Prime Minister Benjamin Netanyahu told New Zealand’s foreign minister ahead of the UN Security Council’s resolution condemning Israeli settlements that support for the move was tantamount to a “declaration of war”.
“This is a scandalous decision. I’m asking that you not support it and not promote it,” Netanyahu told New Zealand foreign minister Murray McCully, the Haaretz newspaper quoted unnamed Western diplomats as saying.
“If you continue to promote this resolution, from our point of view, it will be a declaration of war. It will rupture the relations, and there will be consequences. We’ll recall our ambassador to Jerusalem,” he reportedly said during a personal phone call to McCully on Friday.
The Western diplomats said the conversation was “harsh and very tense” and “Netanyahu let loose with sharp threats, perhaps unprecedented in relations between Israel and another Western country”.
McCully, however, was not swayed by the threats, the report added. “This resolution conforms to our policy, and we will move it forward,” he reportedly told Netanyahu.
New Zealand worked with Senegal, Malaysia and Venezuela to resubmit the resolution for a vote after Egypt backed down from it on Thursday.
Netanyahu also criticised President Barack Obama at a weekly cabinet meeting after the US abstained from voting on the resolution on Friday. The US stand was a break from its traditional support for Israel.
The Security Council resolution last week called Israeli settlements in the West Bank and east Jerusalem a “flagrant violation of international law” and demanded “all settlement activities in the occupied Palestinian territory” should be immediately stopped.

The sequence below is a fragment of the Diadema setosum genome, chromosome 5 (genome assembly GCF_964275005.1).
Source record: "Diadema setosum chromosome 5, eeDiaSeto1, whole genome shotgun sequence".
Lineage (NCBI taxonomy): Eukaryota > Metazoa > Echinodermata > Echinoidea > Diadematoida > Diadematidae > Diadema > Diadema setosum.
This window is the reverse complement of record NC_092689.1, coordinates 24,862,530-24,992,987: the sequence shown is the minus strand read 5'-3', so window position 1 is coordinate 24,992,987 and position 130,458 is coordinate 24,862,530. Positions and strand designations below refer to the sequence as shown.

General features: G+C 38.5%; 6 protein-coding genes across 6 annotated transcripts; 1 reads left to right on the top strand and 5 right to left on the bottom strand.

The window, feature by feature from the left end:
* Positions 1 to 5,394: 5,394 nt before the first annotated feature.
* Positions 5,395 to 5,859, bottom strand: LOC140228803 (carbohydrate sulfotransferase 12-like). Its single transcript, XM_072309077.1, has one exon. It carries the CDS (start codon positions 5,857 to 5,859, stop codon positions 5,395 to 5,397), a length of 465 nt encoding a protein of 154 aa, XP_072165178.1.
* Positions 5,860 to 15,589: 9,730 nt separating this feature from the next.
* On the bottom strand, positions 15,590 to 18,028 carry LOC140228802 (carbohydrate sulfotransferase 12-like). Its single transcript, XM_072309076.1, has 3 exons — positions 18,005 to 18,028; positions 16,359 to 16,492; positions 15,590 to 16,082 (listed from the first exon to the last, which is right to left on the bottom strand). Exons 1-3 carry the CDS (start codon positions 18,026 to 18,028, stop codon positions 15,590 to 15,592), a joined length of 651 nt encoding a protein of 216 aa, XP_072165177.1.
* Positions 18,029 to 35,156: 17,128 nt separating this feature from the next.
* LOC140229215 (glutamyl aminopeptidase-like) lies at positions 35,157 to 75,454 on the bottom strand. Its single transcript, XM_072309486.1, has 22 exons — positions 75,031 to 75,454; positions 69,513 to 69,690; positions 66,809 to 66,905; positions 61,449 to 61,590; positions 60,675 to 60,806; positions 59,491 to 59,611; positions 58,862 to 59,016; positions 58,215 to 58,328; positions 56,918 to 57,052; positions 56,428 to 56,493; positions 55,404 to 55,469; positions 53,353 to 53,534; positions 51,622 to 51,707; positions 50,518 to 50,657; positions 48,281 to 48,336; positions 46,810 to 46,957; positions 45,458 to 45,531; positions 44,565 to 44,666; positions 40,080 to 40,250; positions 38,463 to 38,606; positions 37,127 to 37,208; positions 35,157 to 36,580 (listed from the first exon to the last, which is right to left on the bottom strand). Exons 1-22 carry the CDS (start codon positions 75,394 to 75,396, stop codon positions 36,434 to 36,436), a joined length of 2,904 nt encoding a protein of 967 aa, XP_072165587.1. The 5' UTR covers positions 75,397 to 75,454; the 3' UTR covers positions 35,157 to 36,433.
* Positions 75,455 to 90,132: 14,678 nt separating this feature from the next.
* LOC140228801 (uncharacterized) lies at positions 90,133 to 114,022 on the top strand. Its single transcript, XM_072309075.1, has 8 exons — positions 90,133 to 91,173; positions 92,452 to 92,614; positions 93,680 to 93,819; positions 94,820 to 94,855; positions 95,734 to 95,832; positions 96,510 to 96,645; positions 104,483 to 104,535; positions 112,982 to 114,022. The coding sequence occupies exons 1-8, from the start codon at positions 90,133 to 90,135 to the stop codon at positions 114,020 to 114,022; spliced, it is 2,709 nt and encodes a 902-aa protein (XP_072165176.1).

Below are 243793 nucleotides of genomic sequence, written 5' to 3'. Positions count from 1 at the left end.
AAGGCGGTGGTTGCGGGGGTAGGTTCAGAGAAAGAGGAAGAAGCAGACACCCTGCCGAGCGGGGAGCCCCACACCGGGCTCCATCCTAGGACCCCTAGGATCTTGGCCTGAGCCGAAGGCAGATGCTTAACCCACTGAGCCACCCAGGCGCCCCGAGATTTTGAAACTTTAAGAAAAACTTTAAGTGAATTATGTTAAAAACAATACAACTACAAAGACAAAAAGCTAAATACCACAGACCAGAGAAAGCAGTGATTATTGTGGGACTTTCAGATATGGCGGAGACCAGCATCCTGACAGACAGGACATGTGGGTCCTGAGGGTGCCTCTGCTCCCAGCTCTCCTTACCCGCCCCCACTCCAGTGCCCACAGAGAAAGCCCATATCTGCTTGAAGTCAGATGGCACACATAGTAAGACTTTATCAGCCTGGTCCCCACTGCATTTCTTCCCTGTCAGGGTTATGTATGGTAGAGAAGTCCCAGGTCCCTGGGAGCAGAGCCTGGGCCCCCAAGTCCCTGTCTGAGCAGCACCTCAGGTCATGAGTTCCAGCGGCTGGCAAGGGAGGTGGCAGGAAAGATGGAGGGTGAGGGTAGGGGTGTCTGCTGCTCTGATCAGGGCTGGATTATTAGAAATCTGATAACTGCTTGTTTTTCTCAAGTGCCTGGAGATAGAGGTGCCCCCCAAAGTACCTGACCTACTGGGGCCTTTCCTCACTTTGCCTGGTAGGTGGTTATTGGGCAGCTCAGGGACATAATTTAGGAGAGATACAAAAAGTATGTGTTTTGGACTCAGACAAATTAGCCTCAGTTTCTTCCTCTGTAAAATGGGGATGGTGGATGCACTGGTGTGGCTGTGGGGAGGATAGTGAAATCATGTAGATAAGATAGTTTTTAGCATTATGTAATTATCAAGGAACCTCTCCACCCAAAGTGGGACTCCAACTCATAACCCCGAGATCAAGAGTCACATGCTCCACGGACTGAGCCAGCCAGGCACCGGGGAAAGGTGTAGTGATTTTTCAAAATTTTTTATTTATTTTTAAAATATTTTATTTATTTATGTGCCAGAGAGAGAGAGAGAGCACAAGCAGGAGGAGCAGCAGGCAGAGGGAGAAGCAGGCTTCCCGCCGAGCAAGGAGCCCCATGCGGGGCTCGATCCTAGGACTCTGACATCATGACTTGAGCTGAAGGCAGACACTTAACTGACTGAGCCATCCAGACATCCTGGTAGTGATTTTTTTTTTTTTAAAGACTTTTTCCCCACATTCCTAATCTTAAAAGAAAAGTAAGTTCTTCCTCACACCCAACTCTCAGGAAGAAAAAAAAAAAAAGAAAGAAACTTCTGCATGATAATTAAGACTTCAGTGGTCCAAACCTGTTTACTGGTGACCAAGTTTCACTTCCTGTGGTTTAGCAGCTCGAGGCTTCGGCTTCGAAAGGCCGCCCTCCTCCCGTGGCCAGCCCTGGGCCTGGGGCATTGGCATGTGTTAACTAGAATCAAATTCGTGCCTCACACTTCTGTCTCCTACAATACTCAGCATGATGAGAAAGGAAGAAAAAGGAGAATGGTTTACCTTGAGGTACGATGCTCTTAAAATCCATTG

Netanyahu accused the US of colluding with the Palestinians and said Israel will not abide by the resolution.
Following up on the resolution, secretary of state John Kerry is scheduled to deliver a farewell speech in Washington on Wednesday to outline his proposals for a peace settlement between Israel and the Palestinians.
The resolution was put forward by New Zealand, Senegal, Malaysia and Venezuela. After the vote, Israel recalled its envoys to New Zealand and Senegal. It also cancelled aid to Senegal.
McCully defended New Zealand’s position on the resolution and said, “We have been very open about our view that the (Security Council) should be doing more to support the Middle East peace process and the position we adopted today is totally in line with our long established policy on the Palestinian question.”
Read | Israel says ‘reducing’ ties with nations over UN vote
The UN vote was also welcomed by Palestinian leaders.
The Israeli settlements, which were accelerated under Netanyahu, are seen as one of the major impediments to a peace deal.